The Moti Group suspected that there was no lithium in the concession areas in Zimbabwe, but still announced the launch of a billion-dollar plant
South African company Moti Group said it plans to build a billion-dollar lithium-ion battery plant in Zimbabwe.
At the same time, judging by the leak of internal data, management doubted the deposits, but still attracted a large Chinese investor to cooperate.
- Based on leaked audio recordings of telephone conversations, Moti Group management suspected that the Zimbabwean deposits for which it had received concessions were likely to have no lithium.
- In their reports on the possible value of the deposits, the consultants relied on very few facts.
- Despite the leaked data, Moti Group recently announced plans to begin mining and build a lithium-ion battery manufacturing plant, creating jobs in Zimbabwe.
- Despite mixed forecasts for the deposits, Moti Group has entered into an agreement with a Chinese investor to conduct geological exploration.
- The South African conglomerate’s founder Zunaid Moti rejected the leaked data and said he “continues to believe” in the project.
Below is a summary and overview of the main findings of the investigation. Read the main version in English Here.
The CEO of Moti Group argued that the construction of the plant will benefit the Zimbabwean economy
In May 2023, South African company Moti Group announced that it planned to mine lithium in Zimbabwe and build a lithium-ion battery plant with a Chinese partner.
In a sponsored article on a South African news site, Moti Group CEO Dondo Mogajane said the project would benefit Zimbabwe’s economy and the plant would create jobs for impoverished local workers.
But among themselves, Moti Group executives discussed that there were hardly any significant lithium deposits in the concession areas. This is evidenced by recordings of telephone conversations obtained by journalists.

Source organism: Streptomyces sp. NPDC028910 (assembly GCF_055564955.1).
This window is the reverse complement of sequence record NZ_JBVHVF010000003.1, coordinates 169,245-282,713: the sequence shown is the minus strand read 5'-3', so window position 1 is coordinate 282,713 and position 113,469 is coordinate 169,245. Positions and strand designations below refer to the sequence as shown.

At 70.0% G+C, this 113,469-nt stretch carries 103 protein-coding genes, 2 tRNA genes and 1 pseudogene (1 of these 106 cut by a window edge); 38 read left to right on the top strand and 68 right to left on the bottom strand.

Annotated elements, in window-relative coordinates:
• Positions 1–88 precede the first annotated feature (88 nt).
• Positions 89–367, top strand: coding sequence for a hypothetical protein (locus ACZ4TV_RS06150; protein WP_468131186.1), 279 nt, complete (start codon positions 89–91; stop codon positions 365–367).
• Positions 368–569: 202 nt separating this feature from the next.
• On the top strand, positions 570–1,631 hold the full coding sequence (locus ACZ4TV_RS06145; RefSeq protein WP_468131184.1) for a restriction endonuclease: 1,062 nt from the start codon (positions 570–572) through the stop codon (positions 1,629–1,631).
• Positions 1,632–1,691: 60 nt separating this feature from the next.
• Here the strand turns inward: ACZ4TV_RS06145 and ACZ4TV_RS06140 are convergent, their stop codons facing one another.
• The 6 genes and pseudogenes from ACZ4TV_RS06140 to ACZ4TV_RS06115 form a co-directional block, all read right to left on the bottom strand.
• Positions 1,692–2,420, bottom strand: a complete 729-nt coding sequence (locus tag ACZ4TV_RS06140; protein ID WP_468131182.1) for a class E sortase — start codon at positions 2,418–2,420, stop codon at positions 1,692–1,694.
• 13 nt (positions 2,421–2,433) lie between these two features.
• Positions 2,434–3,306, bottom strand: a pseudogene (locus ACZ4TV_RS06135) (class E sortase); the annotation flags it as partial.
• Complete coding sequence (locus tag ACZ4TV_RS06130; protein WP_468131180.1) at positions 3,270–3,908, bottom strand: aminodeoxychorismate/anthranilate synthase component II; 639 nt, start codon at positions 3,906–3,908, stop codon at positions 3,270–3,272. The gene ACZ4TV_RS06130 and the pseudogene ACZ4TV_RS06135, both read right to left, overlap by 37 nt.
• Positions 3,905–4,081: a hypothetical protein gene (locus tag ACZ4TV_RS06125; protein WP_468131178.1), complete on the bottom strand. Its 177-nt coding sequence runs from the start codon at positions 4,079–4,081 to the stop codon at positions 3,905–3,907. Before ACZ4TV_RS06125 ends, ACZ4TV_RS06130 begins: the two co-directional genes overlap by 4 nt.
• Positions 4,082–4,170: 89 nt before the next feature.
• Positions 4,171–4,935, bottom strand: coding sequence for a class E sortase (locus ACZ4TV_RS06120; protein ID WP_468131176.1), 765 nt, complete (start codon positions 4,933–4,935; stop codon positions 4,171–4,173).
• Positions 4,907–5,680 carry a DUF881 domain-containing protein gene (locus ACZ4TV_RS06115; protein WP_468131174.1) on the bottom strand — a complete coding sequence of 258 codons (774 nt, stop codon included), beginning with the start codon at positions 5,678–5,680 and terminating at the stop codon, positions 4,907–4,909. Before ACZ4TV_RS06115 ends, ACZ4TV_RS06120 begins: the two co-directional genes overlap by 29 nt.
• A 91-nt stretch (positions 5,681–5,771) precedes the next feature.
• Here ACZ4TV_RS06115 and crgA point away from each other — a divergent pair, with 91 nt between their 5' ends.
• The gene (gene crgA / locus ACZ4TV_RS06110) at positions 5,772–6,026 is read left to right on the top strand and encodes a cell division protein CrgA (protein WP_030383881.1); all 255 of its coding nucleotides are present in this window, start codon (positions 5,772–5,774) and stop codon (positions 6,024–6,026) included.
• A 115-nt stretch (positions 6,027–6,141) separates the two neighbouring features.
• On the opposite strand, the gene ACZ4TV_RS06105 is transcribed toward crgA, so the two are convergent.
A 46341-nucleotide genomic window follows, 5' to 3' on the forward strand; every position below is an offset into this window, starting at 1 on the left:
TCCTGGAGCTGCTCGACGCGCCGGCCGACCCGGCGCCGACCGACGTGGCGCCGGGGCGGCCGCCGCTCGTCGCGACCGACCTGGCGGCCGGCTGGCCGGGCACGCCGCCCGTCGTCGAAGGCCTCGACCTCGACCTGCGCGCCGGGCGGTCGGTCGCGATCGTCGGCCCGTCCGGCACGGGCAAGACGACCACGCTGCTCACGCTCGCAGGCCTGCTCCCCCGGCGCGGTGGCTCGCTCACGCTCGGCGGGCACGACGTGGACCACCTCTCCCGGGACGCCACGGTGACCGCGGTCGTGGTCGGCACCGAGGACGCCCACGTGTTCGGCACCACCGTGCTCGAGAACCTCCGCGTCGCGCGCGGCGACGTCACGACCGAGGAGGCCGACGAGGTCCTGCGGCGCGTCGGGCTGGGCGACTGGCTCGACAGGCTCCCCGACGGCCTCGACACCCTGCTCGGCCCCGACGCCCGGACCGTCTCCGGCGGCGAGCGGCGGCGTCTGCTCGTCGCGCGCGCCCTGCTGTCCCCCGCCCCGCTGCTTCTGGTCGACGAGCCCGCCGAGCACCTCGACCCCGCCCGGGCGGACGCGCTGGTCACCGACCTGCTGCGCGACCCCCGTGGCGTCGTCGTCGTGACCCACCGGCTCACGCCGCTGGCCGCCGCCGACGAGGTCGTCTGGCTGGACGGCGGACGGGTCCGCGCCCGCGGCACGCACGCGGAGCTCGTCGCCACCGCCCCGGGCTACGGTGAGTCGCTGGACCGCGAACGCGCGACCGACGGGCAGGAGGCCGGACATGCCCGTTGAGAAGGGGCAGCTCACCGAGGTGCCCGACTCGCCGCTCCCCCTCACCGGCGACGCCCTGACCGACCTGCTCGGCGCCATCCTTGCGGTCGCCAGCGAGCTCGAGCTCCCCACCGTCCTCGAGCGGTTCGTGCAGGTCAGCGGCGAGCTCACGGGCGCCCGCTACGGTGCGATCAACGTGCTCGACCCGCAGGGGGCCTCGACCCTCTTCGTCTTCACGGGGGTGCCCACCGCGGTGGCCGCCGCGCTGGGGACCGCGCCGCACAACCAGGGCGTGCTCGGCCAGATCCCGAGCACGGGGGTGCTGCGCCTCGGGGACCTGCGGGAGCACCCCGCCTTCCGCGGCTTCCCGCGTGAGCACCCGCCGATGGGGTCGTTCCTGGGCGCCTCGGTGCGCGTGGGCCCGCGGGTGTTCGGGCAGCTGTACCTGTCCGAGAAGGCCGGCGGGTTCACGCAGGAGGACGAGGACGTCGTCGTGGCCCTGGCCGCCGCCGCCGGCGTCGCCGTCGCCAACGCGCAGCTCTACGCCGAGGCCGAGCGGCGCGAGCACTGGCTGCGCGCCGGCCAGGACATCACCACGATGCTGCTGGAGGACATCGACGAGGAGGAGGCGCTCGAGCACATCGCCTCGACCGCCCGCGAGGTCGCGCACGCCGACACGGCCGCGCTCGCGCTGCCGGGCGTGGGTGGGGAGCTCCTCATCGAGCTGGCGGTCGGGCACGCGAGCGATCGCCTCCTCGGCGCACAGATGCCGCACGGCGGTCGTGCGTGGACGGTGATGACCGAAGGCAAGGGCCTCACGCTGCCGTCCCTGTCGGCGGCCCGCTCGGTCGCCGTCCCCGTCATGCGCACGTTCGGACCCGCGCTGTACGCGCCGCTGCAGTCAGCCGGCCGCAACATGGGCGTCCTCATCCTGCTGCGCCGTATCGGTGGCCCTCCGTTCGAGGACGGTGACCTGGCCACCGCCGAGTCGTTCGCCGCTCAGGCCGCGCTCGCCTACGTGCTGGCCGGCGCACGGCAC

The data leak from the South African conglomerate’s headquarters in Johannesburg included a recording of a telephone conversation that took place in September 2022 between the company’s founder Zunaid Moti and an executive. In a conversation about concession areas, Moti is heard saying that there is nothing there.
Seeking to capitalize on the growing popularity of electric vehicles, Moti Group entered into multiple lithium exploration and mining concession agreements with Zimbabwe in 2018 and 2019. Lithium is a key element in batteries used in electric vehicles. There is demand for it all over the world.
Moti Group, even before geological exploration, had research results that most likely did not contain lithium in the areas
In 2022, the Chinese company Yibin Tiani Lithium Industry Co. (a subsidiary of the world’s largest supplier of electric vehicle batteries, Contemporary Amperex Technology Co.) has agreed to buy 20 percent of Pulserate Investments, a subsidiary of Moti Group in Zimbabwe.
The purchase agreement, which was concluded in May 2022, states that Pulserate will be responsible for exploration, production and processing of raw materials, and the Chinese investor will have the option to buy another 50 percent of the company based on exploration results.
The agreement was leaked from Moti Group by amaBhungane, OCCRP’s South African media partner. The data included audio recordings of telephone conversations, corporate documents and correspondence, which indicate that Moti Group, even before conducting geological exploration, received research results indicating that there were no significant lithium deposits in the concession areas.
“These allegations raise questions about the Moti Group and its activities and how legitimate it is,” said Karam Singh, executive director of South African nonprofit Corruption Watch.
In response to questions sent by email, Moti Group said that geologists from Yibin Tiani Lithium Industry Co. “unhindered access has been provided to the entire territory in which Pulserate operates.”
“The value of what is in the Pulserate areas can only be ascertained after proper mapping, excavation, drilling and analysis,” Moti Group said.
Representative of Yibin Tiani Lithium Industry Co. declined to answer detailed questions about the agreement signed with Moti Group, but said the company no longer holds a stake in Pulserate. The Moti Group told reporters that the deal was restructured, and instead of Yibin Tiani Lithium Industry Co. now its management company, Contemporary Amperex Technology Co., is speaking, but journalists’ questions were not answered.